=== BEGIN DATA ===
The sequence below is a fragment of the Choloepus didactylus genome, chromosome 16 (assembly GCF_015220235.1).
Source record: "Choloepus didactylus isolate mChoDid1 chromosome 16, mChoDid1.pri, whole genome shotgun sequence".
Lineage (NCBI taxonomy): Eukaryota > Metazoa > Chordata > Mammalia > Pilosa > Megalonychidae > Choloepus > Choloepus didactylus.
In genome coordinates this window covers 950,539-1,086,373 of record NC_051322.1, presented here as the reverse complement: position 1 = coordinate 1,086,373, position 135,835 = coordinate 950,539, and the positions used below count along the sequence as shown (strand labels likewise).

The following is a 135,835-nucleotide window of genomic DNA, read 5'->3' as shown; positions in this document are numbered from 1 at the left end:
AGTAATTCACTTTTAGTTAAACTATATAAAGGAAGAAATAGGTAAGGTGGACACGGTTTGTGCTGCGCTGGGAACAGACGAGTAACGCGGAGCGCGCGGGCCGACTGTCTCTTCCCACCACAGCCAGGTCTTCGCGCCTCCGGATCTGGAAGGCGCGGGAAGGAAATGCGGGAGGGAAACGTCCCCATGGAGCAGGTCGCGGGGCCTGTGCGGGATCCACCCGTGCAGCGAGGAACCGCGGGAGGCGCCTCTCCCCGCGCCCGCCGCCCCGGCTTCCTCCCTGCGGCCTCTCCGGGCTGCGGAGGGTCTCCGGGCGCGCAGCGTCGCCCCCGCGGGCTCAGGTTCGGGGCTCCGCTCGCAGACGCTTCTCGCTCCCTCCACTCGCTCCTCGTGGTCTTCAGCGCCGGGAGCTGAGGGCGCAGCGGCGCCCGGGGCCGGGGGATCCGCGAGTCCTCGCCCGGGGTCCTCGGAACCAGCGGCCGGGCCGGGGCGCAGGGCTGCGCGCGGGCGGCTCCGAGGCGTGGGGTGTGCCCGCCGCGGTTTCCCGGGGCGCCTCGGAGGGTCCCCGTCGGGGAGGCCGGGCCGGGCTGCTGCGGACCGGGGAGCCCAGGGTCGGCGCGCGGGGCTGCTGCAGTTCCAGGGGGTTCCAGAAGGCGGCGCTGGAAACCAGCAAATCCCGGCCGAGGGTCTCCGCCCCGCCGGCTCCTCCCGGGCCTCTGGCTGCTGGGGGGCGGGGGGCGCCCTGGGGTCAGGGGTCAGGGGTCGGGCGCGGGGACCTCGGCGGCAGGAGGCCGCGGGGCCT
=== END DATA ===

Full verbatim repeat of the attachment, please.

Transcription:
The sequence below is a fragment of the Choloepus didactylus genome, chromosome 16 (assembly GCF_015220235.1).
Source record: "Choloepus didactylus isolate mChoDid1 chromosome 16, mChoDid1.pri, whole genome shotgun sequence".
Lineage (NCBI taxonomy): Eukaryota > Metazoa > Chordata > Mammalia > Pilosa > Megalonychidae > Choloepus > Choloepus didactylus.
In genome coordinates this window covers 950,539-1,086,373 of record NC_051322.1, presented here as the reverse complement: position 1 = coordinate 1,086,373, position 135,835 = coordinate 950,539, and the positions used below count along the sequence as shown (strand labels likewise).

The following is a 135,835-nucleotide window of genomic DNA, read 5'->3' as shown; positions in this document are numbered from 1 at the left end:
AGTAATTCACTTTTAGTTAAACTATATAAAGGAAGAAATAGGTAAGGTGGACACGGTTTGTGCTGCGCTGGGAACAGACGAGTAACGCGGAGCGCGCGGGCCGACTGTCTCTTCCCACCACAGCCAGGTCTTCGCGCCTCCGGATCTGGAAGGCGCGGGAAGGAAATGCGGGAGGGAAACGTCCCCATGGAGCAGGTCGCGGGGCCTGTGCGGGATCCACCCGTGCAGCGAGGAACCGCGGGAGGCGCCTCTCCCCGCGCCCGCCGCCCCGGCTTCCTCCCTGCGGCCTCTCCGGGCTGCGGAGGGTCTCCGGGCGCGCAGCGTCGCCCCCGCGGGCTCAGGTTCGGGGCTCCGCTCGCAGACGCTTCTCGCTCCCTCCACTCGCTCCTCGTGGTCTTCAGCGCCGGGAGCTGAGGGCGCAGCGGCGCCCGGGGCCGGGGGATCCGCGAGTCCTCGCCCGGGGTCCTCGGAACCAGCGGCCGGGCCGGGGCGCAGGGCTGCGCGCGGGCGGCTCCGAGGCGTGGGGTGTGCCCGCCGCGGTTTCCCGGGGCGCCTCGGAGGGTCCCCGTCGGGGAGGCCGGGCCGGGCTGCTGCGGACCGGGGAGCCCAGGGTCGGCGCGCGGGGCTGCTGCAGTTCCAGGGGGTTCCAGAAGGCGGCGCTGGAAACCAGCAAATCCCGGCCGAGGGTCTCCGCCCCGCCGGCTCCTCCCGGGCCTCTGGCTGCTGGGGGGCGGGGGGCGCCCTGGGGTCAGGGGTCAGGGGTCGGGCGCGGGGACCTCGGCGGCAGGAGGCCGCGGGGCCT